We started these regular measurements in October and each round of improvements actually sparked new rounds as new issues appeared. It taught us that we have to run those tests more regularly or even automate them. For transparency purposes I attached a more detailed summary of the benchmarks results.

It is fair to say that there are still open issues which need further resolution (e.g. the startup performance on Windows or some of the discovered regressions in individual performance tests). Besides toolchain/compiler updates it clearly shows that more areas besides Qt QML need to be looked at.

To summarize we have a very broad improvement across the board in Qt 5.8.0 and the figures even validate some of our already ongoing plans such as shifting of the cache generation to compile time or improvements to the garbage collector. Stay tuned 😉

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Posted in Performance, Qt Quick 2, Qt Quick Controls


Sandro F says:

Hmmm…So is it still needed to use Qt Quick Compiler in commercial use with 5.8?

As we can see in benchmarks it is really difficult to know which mechanism should be used and how to find out which mechanism is used at all. For Android devices I do not find any benchmarks.

So if I disable Qt Quick Compiler with Qt 5.8 it will use the caching mechanism which is faster in a lot of cases? I really like to do your performance tests also for our application.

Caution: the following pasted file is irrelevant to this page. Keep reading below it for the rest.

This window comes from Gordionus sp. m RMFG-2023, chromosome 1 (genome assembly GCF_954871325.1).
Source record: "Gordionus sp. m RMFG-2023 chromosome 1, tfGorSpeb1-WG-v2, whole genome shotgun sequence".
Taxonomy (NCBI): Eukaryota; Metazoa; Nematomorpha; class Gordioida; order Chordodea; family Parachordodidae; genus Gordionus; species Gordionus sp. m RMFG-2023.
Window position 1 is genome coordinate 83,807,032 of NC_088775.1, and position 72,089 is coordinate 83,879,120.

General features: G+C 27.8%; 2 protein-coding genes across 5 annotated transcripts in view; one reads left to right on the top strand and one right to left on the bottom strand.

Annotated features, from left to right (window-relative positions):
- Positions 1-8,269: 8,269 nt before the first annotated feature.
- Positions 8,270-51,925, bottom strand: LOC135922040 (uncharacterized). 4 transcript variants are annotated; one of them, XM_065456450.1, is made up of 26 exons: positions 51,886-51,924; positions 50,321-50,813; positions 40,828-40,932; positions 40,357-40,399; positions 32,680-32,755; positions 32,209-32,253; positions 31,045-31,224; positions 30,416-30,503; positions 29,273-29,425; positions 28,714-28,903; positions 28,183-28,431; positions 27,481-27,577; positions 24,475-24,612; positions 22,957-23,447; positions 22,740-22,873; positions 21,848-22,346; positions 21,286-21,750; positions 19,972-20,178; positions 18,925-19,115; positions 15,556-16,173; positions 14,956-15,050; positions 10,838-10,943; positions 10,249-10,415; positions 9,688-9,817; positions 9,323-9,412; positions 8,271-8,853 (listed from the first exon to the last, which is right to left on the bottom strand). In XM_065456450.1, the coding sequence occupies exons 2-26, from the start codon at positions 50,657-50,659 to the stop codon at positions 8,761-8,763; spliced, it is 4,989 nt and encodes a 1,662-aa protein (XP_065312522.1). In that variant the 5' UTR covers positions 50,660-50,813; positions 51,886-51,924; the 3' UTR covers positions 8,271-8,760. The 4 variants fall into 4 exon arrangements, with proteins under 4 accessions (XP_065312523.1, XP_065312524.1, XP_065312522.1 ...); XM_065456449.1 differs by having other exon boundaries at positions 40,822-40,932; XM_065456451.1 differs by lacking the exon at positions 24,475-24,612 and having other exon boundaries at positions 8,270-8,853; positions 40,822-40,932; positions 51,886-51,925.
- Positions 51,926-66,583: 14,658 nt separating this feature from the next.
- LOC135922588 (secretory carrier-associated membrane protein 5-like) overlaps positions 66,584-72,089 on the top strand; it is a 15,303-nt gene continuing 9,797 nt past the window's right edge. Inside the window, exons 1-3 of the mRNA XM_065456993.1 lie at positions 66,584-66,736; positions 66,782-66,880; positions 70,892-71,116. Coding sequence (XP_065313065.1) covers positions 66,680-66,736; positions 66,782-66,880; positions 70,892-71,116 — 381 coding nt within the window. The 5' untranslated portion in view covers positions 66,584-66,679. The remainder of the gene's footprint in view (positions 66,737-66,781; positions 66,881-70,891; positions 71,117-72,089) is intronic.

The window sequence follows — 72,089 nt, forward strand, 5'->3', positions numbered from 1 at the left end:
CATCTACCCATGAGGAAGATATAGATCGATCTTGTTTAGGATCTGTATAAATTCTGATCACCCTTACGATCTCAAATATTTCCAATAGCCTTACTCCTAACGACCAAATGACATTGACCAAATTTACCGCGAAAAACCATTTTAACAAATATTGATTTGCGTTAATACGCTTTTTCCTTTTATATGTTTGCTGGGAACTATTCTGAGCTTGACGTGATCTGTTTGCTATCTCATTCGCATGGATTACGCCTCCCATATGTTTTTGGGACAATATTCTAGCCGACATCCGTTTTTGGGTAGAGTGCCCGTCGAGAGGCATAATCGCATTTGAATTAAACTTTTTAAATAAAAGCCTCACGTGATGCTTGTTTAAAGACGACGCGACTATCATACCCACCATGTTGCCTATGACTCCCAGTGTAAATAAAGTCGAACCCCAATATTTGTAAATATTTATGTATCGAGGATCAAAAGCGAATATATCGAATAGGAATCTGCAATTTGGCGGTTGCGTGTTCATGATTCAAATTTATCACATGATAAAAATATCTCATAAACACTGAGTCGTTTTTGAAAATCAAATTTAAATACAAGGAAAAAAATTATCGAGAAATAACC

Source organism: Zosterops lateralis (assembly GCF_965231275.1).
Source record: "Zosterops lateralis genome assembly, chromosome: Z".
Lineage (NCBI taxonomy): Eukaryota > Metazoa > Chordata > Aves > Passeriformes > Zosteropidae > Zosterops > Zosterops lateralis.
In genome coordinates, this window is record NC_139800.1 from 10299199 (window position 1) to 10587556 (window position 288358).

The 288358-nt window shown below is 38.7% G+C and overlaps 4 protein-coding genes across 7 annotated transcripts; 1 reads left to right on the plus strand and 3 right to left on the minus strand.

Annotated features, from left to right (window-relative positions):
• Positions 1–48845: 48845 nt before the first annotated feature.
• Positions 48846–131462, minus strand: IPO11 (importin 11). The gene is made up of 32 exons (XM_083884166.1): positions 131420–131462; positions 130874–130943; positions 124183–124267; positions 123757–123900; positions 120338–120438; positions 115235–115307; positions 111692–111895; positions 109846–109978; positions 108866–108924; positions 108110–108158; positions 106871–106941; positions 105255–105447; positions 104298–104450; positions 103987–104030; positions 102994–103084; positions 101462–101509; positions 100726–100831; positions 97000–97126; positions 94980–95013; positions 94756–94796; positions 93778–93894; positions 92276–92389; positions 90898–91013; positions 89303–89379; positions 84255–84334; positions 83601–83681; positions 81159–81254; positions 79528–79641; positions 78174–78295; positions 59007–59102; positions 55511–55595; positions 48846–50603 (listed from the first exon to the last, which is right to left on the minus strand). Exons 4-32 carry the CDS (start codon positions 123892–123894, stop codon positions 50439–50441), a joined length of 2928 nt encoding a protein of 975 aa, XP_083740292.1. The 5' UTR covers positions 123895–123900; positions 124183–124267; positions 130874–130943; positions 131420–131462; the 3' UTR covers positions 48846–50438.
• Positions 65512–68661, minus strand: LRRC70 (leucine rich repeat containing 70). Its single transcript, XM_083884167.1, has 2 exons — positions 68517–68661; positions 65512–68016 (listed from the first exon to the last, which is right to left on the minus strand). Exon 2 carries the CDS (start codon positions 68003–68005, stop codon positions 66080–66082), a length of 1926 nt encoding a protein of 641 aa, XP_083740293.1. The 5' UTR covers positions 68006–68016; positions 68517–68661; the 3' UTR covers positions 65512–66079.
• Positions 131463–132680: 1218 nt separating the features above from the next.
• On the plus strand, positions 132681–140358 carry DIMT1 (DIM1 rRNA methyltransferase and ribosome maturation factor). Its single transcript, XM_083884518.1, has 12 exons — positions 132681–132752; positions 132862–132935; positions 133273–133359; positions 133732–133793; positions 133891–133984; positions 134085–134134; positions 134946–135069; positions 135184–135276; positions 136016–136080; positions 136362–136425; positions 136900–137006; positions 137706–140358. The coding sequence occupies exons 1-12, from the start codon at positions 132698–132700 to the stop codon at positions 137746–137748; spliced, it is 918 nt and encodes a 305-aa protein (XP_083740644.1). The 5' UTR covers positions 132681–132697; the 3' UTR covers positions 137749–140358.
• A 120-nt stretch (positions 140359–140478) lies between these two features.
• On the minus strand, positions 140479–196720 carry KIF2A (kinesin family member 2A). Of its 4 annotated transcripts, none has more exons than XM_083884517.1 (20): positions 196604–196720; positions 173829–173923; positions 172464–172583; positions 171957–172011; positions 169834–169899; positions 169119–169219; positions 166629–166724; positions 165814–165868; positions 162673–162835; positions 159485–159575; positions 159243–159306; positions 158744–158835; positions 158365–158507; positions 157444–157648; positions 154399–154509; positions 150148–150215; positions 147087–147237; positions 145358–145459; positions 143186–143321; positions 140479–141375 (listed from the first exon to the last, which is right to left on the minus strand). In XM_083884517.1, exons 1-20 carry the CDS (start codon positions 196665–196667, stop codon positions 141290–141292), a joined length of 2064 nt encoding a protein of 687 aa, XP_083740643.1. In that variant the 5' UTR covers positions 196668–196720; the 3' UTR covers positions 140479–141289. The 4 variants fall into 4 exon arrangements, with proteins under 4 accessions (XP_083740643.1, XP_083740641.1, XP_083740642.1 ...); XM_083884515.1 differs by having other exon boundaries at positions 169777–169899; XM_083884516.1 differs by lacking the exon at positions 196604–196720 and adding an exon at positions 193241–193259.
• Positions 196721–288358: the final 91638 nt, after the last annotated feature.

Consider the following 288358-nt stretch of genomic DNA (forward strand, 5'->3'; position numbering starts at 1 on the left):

Erik Verbruggen says:

You can still use the Qt Quick Compiler with 5.8, but if you don’t want to, you don’t have to. It will help on first-start: creating the caches does take some time, and with the compiler those are not needed.

It is not hard to do such a test for your own application. The modifications I did to the qtquickcontrols gallery can be found at . It comes down to making sure the application quits after start-up, and then measuring the engine instantiation twice (first start includes plug-in loading and run static initialisers, while the second is “more purely” the application itself).

Nikita Krupenko says:

Cache generation during compile time would be really good.

Vincas says:

So instead of storing plain .qml files in resources AND cache generated at compile time, maybe it could store only the cached representations instead..?

Dimi says:

That would be marginally better, looks like it will solve QTBUG-58486 by avoiding it.

David says:

What kind of improvements can we expect for version 5.9

Alex Blasche Alex Blasche says: is probably the most noteworthy one.

Apart from that we continue the path we are walking already. We want to fix more performance bottle necks. As mentioned this is a never-ending story.

Dimi says:

Until QTBUG-58486 gets fixed, I cannot, in good conscience, distribute Qt software that employs the QML caching introduced in 5.8.

Dimi says:

And talking about “improving the garbage collector”, how about finally fixing the more than 1 year old untouched critical QTBUG-50319 which deletes objects that are still in use and crashes the application?

Commenting closed.